I was previously acquainted with the story of Lucy Lobdell before it became the subject of interest among scholars. I have been the family surname genealogist since 1980, and have often been asked for any details I had of her life. William Klaber has done a masterful job of fictionalizing her story. The most impressive aspect of his work is the way he developed Lucy's own personal transition of consciousness about her gender identification. He did it with a delicate respect for what had to be a troubling realization for her. Lucy's introspection about the status of women in her time is one we can all appreciate and learn from. It can teach us that differences among human beings is constant and ever deserving of understanding and compassion. Even though the story is fictionalized, I believe Klaber captured the essence of Lucy's life and an autobiography she always intended to write. Many will thank the author for this gift.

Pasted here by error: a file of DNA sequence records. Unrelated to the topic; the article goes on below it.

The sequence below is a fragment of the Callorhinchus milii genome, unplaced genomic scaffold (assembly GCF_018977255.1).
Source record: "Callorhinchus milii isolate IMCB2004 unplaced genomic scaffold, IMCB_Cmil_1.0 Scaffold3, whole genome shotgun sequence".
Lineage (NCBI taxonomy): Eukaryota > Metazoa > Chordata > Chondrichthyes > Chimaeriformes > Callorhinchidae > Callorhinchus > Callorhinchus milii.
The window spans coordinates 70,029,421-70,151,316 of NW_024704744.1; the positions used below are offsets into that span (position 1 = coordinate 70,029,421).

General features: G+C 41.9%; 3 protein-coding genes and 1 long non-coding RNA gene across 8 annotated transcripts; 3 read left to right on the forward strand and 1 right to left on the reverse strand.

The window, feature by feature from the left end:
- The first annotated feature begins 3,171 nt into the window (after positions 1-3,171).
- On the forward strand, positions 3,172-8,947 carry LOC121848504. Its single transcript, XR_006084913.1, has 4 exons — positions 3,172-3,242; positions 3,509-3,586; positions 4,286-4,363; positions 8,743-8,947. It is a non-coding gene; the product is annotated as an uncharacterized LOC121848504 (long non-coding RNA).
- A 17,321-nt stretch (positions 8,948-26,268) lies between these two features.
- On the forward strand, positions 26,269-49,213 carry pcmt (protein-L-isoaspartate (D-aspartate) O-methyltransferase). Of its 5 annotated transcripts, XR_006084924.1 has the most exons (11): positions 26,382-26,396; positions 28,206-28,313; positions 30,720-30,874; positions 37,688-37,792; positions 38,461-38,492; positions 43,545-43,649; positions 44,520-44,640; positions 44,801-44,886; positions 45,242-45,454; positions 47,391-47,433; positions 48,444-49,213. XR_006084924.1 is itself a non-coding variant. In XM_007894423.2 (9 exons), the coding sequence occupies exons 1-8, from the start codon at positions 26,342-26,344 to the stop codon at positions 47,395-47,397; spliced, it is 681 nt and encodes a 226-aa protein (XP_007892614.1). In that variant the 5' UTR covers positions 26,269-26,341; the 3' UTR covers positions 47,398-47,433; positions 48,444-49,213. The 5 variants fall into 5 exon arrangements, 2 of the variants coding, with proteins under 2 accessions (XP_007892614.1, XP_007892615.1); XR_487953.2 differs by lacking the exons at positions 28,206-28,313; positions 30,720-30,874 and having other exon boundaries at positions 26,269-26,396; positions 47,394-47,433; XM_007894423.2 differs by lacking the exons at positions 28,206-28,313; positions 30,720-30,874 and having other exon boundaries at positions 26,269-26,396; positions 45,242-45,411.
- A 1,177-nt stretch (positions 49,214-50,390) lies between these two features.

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Format: Hardcover
Honestly, I don't know how to begin to explain how much I enjoyed reading this book. It is a fictionalized history of a person who actually lived. Lucy Ann Lobdell was born in the early 1800′s and her story is amazing. Klaber does a great job of mixing fact with how Lucy would have acted.

Lucy was married and had a daughter, Helen. Her husband became abusive so she moved in with her family and he went his own way. Lucy, though, was not a typical woman. She was the type to go hunting and spend a large number of her hours in the woods, wearing men's clothing. After a while she decided life with her family was not how she wanted to live. She wanted to be able to provide for her daughter, who was still rather young at this point. So she left, as Joseph Lobdell. She cut her hair and started wearing men's clothing full time. When she found her first employment, no one ever realized she was anyone other than Joseph, a man. Although, she did get in to trouble a few times when people found out who she really was.